Lizzie Johnson

1601 Navasota St Austin

Austin History Center
Written By Austin History Center

The Austin History Center's mission is to procure, preserve, present and provide the historical records that make up Austin's unique story.

Oakwood Cemetery is Austin's oldest cemetery, and not surprisingly it's rich with Austin's history. According to the plaque at the entrance, "here lie the mortal remains of many pioneers and builders of Austin", including cattle queen Lizzie Johnson.

Legendary “Cattle Queen” Lizzie Johnson started her career as a schoolteacher and worked as a bookkeeper for the top cattle traders in Austin to supplement her earnings. When she saw the sums of money involved, she started listening to the cattlemen’s quarrels with a more curious ear. In 1871 she used her income to buy ten acres of land just outside of Austin, which is where her journey indeed began.This bookkeeper turned cowboy was the first woman to make the two-month journey up Chisholm Trail with her herd of cattle. She kept growing her business -- acquiring land and cattle -- and married in 1879, but not without insisting on a prenup.

Lizzie dedicated her life to a trade Texans know well. Ranching and trading cattle is a daily battle against cattle, the economy, and the elements.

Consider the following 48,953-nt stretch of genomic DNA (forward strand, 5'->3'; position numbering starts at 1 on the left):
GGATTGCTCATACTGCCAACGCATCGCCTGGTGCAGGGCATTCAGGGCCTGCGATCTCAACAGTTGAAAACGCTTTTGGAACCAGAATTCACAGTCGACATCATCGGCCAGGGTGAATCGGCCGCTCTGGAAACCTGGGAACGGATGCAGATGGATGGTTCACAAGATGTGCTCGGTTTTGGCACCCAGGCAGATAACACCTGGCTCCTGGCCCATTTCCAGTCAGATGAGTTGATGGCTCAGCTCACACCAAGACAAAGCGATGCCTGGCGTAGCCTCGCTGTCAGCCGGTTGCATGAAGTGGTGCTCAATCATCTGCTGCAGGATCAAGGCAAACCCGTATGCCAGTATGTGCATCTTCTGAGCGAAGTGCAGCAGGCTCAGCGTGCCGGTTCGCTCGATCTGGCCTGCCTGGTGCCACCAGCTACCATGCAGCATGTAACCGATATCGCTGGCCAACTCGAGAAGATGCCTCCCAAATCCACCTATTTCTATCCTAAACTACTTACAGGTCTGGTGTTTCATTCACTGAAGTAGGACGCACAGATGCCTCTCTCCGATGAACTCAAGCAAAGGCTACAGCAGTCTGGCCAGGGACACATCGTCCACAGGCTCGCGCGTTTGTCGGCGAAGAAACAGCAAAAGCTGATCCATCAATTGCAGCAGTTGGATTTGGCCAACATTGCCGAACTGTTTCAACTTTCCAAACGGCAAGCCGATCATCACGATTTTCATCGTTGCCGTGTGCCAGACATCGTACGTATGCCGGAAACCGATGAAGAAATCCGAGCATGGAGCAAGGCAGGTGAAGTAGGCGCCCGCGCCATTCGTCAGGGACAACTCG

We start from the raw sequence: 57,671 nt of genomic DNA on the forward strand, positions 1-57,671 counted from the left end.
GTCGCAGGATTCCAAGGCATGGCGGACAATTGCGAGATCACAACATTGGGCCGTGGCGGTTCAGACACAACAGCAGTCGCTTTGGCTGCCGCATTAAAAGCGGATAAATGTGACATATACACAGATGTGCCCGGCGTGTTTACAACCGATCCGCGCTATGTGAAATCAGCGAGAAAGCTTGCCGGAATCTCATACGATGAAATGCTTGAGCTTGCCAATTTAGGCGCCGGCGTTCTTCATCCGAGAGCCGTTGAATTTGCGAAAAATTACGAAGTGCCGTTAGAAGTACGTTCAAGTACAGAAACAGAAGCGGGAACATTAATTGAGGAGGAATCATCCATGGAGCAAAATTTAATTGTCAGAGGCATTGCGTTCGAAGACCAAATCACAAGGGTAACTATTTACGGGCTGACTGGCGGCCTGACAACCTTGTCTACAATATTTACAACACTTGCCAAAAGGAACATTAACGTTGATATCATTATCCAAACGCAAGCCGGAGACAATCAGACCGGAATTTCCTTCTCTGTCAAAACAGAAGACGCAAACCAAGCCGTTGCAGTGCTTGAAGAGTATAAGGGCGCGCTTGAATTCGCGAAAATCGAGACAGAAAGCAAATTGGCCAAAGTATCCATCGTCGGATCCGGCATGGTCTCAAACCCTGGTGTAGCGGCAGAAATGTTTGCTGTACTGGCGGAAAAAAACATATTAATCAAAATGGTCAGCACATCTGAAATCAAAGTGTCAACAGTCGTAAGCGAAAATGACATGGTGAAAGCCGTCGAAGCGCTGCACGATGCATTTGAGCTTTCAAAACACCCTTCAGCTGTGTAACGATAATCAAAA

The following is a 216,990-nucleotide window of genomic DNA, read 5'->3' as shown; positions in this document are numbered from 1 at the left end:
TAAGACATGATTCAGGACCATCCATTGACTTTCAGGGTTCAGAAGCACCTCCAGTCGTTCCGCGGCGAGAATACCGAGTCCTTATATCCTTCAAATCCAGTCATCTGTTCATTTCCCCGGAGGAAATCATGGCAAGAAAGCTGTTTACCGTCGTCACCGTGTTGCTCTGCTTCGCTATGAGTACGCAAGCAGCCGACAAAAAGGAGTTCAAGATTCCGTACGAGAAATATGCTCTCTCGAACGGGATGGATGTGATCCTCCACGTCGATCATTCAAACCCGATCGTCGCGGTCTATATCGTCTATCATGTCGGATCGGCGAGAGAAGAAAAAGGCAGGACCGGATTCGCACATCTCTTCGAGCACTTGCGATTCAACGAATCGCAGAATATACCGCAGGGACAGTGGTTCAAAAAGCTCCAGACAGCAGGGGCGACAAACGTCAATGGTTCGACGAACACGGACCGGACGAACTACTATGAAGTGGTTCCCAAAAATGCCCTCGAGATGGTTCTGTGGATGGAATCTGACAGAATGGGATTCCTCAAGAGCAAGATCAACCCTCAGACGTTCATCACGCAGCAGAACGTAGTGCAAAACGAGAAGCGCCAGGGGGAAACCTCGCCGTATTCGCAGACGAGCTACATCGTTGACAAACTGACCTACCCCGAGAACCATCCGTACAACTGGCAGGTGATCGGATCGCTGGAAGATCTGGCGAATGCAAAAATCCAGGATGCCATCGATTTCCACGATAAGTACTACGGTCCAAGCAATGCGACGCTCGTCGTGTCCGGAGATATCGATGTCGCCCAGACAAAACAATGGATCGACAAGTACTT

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Her adventures with her husband could fill books -- and do indeed fill a few. When he went to negotiate a land deal, Lizzie's husband was kidnapped and ransomed. She paid $50,000 for his return. 

In 1914, her husband passed on, and Lizzie returned to Austin to live by herself in a tiny apartment. While many assumed this woman’s legacy must have ended in poverty, they discovered diamonds hidden throughout her apartment at the time of her death. The apartment also contained grants of land in five counties and bank statements reflecting a balance of over $250,000 (worth roughly $3.5 million today). As it turns out, she owned the building where she kept a small apartment, she still owned cattle...and she owned land as far off as Cuba.  

Although she was rich in coin, she was considered a miser in her final years. Apparently, without her husband, she found very few things worth spending money on. She tucked herself away and died alone. But her legacy lives on in the cattle trade.

Cover photo credit biqpawl via Instagram.

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